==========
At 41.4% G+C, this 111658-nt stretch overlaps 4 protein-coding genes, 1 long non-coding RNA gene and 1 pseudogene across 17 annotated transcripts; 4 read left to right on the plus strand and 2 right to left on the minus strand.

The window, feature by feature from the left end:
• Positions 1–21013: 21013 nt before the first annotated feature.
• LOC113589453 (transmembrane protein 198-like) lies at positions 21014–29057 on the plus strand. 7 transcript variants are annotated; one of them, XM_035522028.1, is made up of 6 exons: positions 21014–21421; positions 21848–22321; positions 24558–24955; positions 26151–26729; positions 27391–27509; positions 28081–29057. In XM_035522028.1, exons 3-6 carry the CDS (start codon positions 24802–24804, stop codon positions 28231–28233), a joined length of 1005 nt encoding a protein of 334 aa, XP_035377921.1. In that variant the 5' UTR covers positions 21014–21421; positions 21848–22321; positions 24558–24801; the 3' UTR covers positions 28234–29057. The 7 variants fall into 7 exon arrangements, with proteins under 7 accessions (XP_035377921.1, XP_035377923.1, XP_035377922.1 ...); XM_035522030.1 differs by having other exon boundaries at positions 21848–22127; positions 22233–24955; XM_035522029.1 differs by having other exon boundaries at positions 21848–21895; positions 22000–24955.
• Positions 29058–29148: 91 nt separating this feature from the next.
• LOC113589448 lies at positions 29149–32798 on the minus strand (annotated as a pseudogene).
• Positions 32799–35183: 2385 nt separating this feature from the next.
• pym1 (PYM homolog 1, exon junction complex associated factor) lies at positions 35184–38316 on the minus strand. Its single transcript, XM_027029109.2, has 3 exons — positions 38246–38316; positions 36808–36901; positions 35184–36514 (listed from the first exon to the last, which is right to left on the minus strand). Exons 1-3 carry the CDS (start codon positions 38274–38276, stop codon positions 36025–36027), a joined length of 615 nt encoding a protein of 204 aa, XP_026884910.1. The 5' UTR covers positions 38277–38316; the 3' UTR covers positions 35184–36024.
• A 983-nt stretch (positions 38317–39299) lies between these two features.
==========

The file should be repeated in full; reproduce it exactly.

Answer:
At 41.4% G+C, this 111658-nt stretch overlaps 4 protein-coding genes, 1 long non-coding RNA gene and 1 pseudogene across 17 annotated transcripts; 4 read left to right on the plus strand and 2 right to left on the minus strand.

The window, feature by feature from the left end:
• Positions 1–21013: 21013 nt before the first annotated feature.
• LOC113589453 (transmembrane protein 198-like) lies at positions 21014–29057 on the plus strand. 7 transcript variants are annotated; one of them, XM_035522028.1, is made up of 6 exons: positions 21014–21421; positions 21848–22321; positions 24558–24955; positions 26151–26729; positions 27391–27509; positions 28081–29057. In XM_035522028.1, exons 3-6 carry the CDS (start codon positions 24802–24804, stop codon positions 28231–28233), a joined length of 1005 nt encoding a protein of 334 aa, XP_035377921.1. In that variant the 5' UTR covers positions 21014–21421; positions 21848–22321; positions 24558–24801; the 3' UTR covers positions 28234–29057. The 7 variants fall into 7 exon arrangements, with proteins under 7 accessions (XP_035377921.1, XP_035377923.1, XP_035377922.1 ...); XM_035522030.1 differs by having other exon boundaries at positions 21848–22127; positions 22233–24955; XM_035522029.1 differs by having other exon boundaries at positions 21848–21895; positions 22000–24955.
• Positions 29058–29148: 91 nt separating this feature from the next.
• LOC113589448 lies at positions 29149–32798 on the minus strand (annotated as a pseudogene).
• Positions 32799–35183: 2385 nt separating this feature from the next.
• pym1 (PYM homolog 1, exon junction complex associated factor) lies at positions 35184–38316 on the minus strand. Its single transcript, XM_027029109.2, has 3 exons — positions 38246–38316; positions 36808–36901; positions 35184–36514 (listed from the first exon to the last, which is right to left on the minus strand). Exons 1-3 carry the CDS (start codon positions 38274–38276, stop codon positions 36025–36027), a joined length of 615 nt encoding a protein of 204 aa, XP_026884910.1. The 5' UTR covers positions 38277–38316; the 3' UTR covers positions 35184–36024.
• A 983-nt stretch (positions 38317–39299) lies between these two features.